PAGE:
You can have the best tractor website in the world and send me there, but I’m not going to buy one since I don’t need nor want one. You have to target people that actually need and want what you offer.

The best traffic source is…

… wherever your ideal customers hang out!

  • If you sell stainless steel lunch boxes, go where all the health-conscious and stylish moms hang out.
  • If you help small businesses figure out how to take advantage of LinkedIn, go where small businesses are.

You get the point. And it’s not just the source that determines the conversion, it’s also the message, the offer, the landing page and so on. All of it needs to be in play to ensure relevancy for the user.

Also: see which of your current traffic sources converts, and focus on that. (And don’t waste your time on sources that don’t).

Traffic analysis with Google Analytics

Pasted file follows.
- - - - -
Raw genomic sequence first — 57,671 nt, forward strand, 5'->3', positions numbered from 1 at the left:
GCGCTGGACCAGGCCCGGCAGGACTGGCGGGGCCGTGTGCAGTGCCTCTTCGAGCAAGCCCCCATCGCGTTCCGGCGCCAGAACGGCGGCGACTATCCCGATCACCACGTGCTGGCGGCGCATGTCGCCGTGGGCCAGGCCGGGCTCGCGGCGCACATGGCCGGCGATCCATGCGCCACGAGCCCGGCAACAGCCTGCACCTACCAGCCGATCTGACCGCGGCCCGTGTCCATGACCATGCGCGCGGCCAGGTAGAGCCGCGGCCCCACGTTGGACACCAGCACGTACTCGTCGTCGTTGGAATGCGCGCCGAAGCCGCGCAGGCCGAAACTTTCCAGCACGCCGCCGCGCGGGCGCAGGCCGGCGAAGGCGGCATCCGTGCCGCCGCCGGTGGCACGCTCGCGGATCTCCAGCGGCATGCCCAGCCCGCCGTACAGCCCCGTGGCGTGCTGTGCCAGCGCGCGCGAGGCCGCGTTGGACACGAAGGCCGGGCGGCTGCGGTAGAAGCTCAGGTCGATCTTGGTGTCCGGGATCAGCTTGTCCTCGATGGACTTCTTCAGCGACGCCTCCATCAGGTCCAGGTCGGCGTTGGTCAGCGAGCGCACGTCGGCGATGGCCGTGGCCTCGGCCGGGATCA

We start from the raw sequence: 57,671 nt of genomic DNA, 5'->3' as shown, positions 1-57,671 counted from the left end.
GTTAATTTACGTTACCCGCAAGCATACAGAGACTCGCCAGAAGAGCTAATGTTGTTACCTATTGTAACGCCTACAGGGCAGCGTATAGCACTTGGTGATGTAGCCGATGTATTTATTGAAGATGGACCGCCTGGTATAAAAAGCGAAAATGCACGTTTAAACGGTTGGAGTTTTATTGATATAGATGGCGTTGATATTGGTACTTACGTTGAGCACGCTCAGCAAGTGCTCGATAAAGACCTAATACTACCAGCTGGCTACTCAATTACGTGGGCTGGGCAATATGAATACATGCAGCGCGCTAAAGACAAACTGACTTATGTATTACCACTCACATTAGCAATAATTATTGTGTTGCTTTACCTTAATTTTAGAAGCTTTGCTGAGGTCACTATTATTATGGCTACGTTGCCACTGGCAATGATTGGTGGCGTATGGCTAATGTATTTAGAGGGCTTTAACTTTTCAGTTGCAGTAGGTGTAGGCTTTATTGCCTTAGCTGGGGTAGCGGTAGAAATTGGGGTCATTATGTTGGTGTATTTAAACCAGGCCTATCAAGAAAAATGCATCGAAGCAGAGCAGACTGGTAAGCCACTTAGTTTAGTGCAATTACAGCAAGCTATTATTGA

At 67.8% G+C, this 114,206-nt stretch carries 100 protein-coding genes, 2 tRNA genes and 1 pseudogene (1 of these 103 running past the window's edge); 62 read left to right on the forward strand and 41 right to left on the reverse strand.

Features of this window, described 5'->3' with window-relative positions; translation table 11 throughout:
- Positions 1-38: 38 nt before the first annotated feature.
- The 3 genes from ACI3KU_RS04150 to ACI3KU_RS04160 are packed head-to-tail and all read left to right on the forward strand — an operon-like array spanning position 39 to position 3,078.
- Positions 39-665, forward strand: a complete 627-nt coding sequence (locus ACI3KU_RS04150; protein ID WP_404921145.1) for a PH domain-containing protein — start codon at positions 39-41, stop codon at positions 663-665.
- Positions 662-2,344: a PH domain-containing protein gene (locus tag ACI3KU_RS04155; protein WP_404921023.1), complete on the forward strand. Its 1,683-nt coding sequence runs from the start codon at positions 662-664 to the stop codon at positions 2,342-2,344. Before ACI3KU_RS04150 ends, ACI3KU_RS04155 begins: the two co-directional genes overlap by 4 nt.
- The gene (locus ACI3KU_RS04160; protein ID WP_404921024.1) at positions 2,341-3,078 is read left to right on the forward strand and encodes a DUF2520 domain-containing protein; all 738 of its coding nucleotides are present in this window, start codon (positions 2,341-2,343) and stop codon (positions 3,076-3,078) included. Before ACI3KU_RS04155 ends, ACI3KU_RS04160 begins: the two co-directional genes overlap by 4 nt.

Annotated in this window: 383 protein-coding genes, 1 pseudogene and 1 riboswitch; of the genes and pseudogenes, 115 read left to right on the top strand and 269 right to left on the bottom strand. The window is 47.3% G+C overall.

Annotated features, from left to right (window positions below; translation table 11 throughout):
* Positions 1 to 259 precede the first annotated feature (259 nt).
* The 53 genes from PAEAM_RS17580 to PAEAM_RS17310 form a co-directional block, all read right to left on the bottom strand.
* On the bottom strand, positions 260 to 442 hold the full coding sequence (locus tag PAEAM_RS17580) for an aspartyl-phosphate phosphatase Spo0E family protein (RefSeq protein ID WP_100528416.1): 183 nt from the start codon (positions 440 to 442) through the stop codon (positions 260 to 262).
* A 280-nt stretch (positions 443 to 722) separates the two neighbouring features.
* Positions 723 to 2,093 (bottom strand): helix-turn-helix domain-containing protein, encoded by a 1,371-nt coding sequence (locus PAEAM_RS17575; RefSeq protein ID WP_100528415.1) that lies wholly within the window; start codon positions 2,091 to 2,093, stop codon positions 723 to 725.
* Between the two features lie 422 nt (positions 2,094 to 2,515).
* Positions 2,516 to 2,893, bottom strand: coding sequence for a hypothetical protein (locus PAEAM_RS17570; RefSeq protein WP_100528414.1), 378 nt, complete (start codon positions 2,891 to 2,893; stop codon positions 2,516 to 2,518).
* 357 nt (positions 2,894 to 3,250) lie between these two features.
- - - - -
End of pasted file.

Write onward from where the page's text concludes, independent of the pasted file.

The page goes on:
The easiest way to see conversion numbers for each traffic source is by using custom reports.

With custom reports you can create, save, and edit to get a specific view of your data. You can choose the information you want to see, organized in the way you want to see it, by using a drag and drop. They are highly useful.

Thankfully you can plug custom reports right into your analytics profile by just clicking on them. Here are some useful ones:

Note: You might have to edit the settings of these reports a bit as your Goals might be configured differently (e.g. Goal 1 is for email signups and Goal 5 is sales). So check that before you blindly look at the data.

In the report below we see that Google AdWords is rocking our world in terms revenue and conversion rate (we don’t see the cost here, but can do the calculations easily). Also comparison search engines are worth keeping. Traffic from Amazon ads rocks.

(Click to enlarge).


Some more resources: